A key element of the NCSTRL activity is the development and demonstration of an open architecture approach to the confederated digital library. By open architecture, we mean that the functionality of the digital library is partitioned into a set of well-defined services or functions, each with a well-defined protocol specifying the interface to that service. Some of these services are intended to support users directly; some are intended for access by machines. Thus, organizations are free to develop or use different designs and implementations of the services, as long as their interfaces are consistent with the agreed upon protocol. This allows, for example, material to be served through a variety of repositories, such as the LANL e-print server, the FTP servers at many institutions, and the Dienst servers at many members of the NCSTRL federation.
Furthermore, the architecture supports extending the capabilities of the system through specification of additional services. For example, extensions to support pricing of accessed objects are being explored. We note that achieving interoperability among digital libraries requires, in addition to conformance to an open architecture, agreement on items such as formats, data types, and metadata conventions. Some of these agreements will be embedded in the definitions of the protocol interfaces, but some won't. This extensibility is particularly important as the community struggles with the issues in achieving semantic interoperability.
By confederated digital library, we mean that the organizations collaborating in the federation are autonomous and free to aggregate, at various levels of abstraction, whatever technologies they deem appropriate to satisfy their "customer" requirements, as long as they provide well-defined interfaces to their services that are consistent with the overall architecture. The confederated digital library therefore presents a seamless collection of digital library capabilities to the user, achieved through a federation of individual organization's digital library systems.
The open architecture supports the federation concept in two ways. First, it provides a modular construct for each organization to create its own digital library system 3, through selection of the best technology products to serve the needs of the local users. These products will interoperate to create the organization's digital library in a manner that is both sensitive to local conditions and needs as well as consistent with the overall federation. Second, the architecture provides a means for defining the interfaces between the digital libraries of the federation. This is achieved through specification of interfaces to the services provided by each of the separate libraries.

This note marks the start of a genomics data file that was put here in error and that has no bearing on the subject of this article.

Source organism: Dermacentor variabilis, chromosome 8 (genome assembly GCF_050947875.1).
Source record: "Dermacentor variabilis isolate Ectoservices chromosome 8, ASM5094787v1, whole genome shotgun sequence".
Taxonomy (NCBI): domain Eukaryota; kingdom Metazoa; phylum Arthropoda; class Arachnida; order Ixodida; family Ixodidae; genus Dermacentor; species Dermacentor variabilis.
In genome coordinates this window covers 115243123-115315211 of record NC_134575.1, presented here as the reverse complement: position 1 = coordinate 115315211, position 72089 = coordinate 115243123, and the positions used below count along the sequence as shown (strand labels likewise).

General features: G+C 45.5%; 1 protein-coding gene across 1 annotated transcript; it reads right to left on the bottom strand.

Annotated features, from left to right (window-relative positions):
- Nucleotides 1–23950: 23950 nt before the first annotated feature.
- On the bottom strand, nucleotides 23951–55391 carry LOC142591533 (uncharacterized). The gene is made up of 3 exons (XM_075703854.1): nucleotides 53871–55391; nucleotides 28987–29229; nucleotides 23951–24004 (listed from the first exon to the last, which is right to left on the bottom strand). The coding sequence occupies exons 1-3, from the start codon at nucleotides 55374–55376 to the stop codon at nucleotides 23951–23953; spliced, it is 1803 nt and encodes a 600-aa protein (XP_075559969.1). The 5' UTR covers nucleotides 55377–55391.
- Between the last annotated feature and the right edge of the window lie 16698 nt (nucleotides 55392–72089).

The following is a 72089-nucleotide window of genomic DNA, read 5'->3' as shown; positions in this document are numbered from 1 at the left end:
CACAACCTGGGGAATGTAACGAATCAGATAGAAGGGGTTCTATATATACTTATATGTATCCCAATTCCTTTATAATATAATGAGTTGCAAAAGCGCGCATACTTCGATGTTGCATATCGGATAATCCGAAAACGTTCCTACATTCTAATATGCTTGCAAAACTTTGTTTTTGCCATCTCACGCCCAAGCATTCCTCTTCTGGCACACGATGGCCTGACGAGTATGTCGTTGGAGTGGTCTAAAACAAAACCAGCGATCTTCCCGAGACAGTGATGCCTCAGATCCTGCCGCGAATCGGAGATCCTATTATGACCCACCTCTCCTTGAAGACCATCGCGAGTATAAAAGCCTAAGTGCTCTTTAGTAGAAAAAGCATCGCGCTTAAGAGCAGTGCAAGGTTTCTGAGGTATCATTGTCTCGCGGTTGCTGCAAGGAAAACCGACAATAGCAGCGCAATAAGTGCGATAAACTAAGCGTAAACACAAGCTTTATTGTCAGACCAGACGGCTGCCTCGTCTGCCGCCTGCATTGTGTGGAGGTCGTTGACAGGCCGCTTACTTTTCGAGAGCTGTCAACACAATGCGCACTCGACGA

The purpose of this brief document is to outline the overall approach being taken to the required open architecture for NCSTRL. The next section discusses some of the underlying assumptions that drove the NCSTRL architectural approach. Following that, an overview is provided of the approach being pursued in NCSTRL. Details on the various aspects of the architecture are left to the documents referred to in the discussion.
The notion of the federated digital library is the fundamental driver of the architectural approach being explored in NCSTRL. Each of the organizations participating in the federation has a set of users that it needs to serve and/or a collection of material that it wants to make available. Currently, the typical institution in the federation is a university department or other computer science research organization that wants to assist in making the technical reports and other research material generated by their researchers available to the broader community in a way that maximizes the ease of dissemination, search, access, and retrieval. A core motivation of NCSTRL is to improve early and detailed communication of research results across the community. Thus much of the early focus of NCSTRL has been on preprints and other material that is worth disseminating but would not normally be published in a peer-reviewed journal or similar publication -- material sometimes referred to as "gray literature". The material to be dealt with by NCSTRL, therefore, has great diversity, including software, documentation, technical reports, and white papers as well as more traditional journal-published material. A major advantage to the NCSTRL user is the ability to deal with (e.g., search) this wide variety of material through a single interface.